In the event of a failed investment, what can (should) be done to make sure the unsuccessful entrepreneur remains a welcome contributor to the family?
Certainly determining fair and objective criteria for consideration is key. Most will require the submission of an acceptable business plan accompanied by realistic financial projections, including cash flow “burn rate” and break-even to profitability projections. Normally, these would be on a worse case, best case, and most probable case basis. The plan should also address the repayment of venture financing and expected return on investment to the venture capital provider. Another consideration for approval might include the extent to which the prospective entrepreneur would be wiling to support his/her own venture from both a financial and time commitment perspective.
The review and approval process is paramount in maintaining fairness in a venture capital environment. Some families have considered engaging outside advisors such as investment or banking sources to assist in establishing approval criteria – though these should not be advisors who are currently active in managing family assets or providing services to the family. An outside independent venture capital board might provide a welcome resource for policy development as well as for the process of managing the family venture investments.
A source of venture capital within the family can be a most rewarding addition to an already rich tradition of participation in the free enterprise system. It can also be a major contributor to the family’s efforts in active philanthropy that may enable numerous family members to realize their dreams of active involvement in making a difference in their communities. While all these intentions are good, make sure you take the time to think through the tough choices and set up clear processes before supporting the first ‘deal.’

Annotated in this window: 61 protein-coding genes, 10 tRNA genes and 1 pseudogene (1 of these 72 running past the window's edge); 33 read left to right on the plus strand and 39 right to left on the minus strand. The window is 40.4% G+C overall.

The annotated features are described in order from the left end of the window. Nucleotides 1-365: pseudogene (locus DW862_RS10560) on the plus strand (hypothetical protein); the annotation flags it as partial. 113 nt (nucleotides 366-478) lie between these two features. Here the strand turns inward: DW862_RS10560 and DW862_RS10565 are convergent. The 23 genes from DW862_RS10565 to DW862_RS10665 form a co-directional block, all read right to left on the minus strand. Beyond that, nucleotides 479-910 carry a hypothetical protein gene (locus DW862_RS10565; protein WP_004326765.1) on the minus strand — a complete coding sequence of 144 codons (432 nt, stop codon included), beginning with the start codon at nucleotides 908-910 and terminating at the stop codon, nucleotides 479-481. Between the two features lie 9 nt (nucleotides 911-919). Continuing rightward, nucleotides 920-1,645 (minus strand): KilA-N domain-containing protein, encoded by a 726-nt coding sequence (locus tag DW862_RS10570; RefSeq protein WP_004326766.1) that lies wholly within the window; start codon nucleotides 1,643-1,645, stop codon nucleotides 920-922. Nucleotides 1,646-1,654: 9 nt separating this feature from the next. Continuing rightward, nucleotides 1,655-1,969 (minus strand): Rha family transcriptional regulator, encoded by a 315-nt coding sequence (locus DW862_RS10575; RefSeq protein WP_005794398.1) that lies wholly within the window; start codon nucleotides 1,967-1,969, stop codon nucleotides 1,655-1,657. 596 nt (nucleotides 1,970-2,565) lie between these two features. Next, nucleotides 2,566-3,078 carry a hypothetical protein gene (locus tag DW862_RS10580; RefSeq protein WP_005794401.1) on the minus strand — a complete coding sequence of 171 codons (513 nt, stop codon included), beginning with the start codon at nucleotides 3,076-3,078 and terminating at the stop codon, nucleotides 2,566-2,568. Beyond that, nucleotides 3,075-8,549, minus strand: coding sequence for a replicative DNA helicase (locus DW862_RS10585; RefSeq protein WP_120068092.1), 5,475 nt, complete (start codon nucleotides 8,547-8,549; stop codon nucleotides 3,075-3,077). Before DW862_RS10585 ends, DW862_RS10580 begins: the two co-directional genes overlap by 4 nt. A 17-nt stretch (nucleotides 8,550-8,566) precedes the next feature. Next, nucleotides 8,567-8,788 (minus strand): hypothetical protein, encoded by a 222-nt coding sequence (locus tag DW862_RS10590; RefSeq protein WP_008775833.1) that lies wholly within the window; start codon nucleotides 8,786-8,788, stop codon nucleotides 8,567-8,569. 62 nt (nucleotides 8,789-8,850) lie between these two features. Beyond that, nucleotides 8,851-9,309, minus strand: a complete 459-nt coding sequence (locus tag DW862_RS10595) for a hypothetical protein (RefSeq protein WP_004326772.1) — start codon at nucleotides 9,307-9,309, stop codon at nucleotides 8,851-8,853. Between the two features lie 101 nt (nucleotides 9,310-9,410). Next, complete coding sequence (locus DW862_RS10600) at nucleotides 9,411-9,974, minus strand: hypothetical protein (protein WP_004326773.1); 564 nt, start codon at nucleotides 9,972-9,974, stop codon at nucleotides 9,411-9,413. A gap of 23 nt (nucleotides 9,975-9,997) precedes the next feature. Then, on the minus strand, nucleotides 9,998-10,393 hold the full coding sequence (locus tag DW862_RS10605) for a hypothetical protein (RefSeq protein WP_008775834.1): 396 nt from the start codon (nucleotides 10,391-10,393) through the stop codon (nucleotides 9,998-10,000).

Trusts are important tools when planning for the continuation of family ownership into future generations. While trusts are often effective in tax and transition planning, family and business issues can emerge when little is done to educate beneficiaries about their roles and responsibilities.
The following are suggestions for minimum education that should be provided to beneficiaries, they need to:
Understand why the trusts were set up and the governance processes by which they are overseen.
Have a basic understanding of businesses owned by the trusts, and the processes by which they are governed.
Know how to manage personal finances responsibly.
Be educated on how they can become productive and knowledgeable stewards of their heritage. Help them to think of how, even as beneficiaries, they can add value.
Develop the habit of thinking in terms of multiple generations, and appreciating the role of ‘steward’ of wealth.
Get help and support to establish an effective decision making process at the family and beneficiary level.
Understand the basics of business finance.
Develop a real appreciation for the importance of confidentiality.
Support those who have been entrusted with governing the family business and the business of the family.
Very! Especially when it comes to elections that involve your family’s business. To be successful, family owners need to have good governance practices in place at least by the third generation. By that time, cousins own the business together, and decisions generally need to be made by a large number of people rather than a single owner or siblings.
Recently I was meeting with a family who were in the process of organizing their first Family Council. We talked about all of the exciting things the Council could do, such as creating the philosophy of family leadership in the business and drafting a family-employment policy.